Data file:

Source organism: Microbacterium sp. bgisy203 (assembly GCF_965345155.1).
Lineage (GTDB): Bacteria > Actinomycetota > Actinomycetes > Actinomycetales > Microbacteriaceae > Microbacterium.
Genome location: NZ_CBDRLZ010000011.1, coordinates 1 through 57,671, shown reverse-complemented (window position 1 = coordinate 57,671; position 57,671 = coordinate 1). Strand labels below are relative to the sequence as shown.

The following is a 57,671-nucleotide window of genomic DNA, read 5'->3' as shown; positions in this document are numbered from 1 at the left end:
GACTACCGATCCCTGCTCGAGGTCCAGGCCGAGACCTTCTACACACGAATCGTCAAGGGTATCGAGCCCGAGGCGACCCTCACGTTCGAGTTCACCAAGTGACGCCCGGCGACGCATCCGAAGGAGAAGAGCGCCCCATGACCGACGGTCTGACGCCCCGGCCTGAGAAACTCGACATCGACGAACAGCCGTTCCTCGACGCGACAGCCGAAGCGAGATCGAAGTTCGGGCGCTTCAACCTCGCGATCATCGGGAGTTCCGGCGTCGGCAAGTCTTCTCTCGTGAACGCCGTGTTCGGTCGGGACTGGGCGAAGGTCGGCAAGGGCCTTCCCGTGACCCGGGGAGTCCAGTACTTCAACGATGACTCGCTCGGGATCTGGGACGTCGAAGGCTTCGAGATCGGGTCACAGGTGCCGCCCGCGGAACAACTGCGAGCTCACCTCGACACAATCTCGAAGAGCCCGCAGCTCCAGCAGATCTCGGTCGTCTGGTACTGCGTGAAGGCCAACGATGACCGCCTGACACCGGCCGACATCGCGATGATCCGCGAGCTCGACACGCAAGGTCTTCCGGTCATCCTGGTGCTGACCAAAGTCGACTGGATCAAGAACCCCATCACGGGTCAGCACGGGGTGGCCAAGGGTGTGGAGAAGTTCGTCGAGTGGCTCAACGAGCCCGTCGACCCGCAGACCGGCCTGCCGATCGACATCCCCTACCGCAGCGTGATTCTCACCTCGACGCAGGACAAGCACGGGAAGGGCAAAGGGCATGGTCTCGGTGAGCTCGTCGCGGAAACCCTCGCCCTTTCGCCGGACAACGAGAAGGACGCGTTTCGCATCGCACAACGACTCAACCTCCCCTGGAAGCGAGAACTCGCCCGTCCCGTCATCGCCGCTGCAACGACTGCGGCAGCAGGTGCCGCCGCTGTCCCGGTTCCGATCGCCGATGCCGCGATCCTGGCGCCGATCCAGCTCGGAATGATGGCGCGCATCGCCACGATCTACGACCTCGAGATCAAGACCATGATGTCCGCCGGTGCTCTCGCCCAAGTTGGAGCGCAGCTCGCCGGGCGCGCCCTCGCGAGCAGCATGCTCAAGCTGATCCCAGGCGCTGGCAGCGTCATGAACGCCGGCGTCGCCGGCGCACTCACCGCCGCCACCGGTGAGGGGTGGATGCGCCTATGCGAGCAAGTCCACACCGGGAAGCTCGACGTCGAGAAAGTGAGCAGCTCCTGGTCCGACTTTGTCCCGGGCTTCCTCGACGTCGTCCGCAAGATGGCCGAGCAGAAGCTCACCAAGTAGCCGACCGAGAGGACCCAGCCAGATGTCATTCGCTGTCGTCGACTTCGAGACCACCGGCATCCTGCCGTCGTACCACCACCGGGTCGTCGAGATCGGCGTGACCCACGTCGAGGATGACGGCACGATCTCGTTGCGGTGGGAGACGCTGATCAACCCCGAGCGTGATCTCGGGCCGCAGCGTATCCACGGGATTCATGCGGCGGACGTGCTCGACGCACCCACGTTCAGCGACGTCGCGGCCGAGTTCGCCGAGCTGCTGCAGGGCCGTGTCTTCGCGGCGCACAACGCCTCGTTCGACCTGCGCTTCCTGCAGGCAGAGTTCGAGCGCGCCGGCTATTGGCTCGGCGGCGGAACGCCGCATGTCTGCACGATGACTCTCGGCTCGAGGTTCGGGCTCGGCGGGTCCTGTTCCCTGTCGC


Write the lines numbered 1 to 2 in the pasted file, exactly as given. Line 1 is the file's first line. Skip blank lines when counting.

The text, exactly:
Source organism: Microbacterium sp. bgisy203 (assembly GCF_965345155.1).
Lineage (GTDB): Bacteria > Actinomycetota > Actinomycetes > Actinomycetales > Microbacteriaceae > Microbacterium.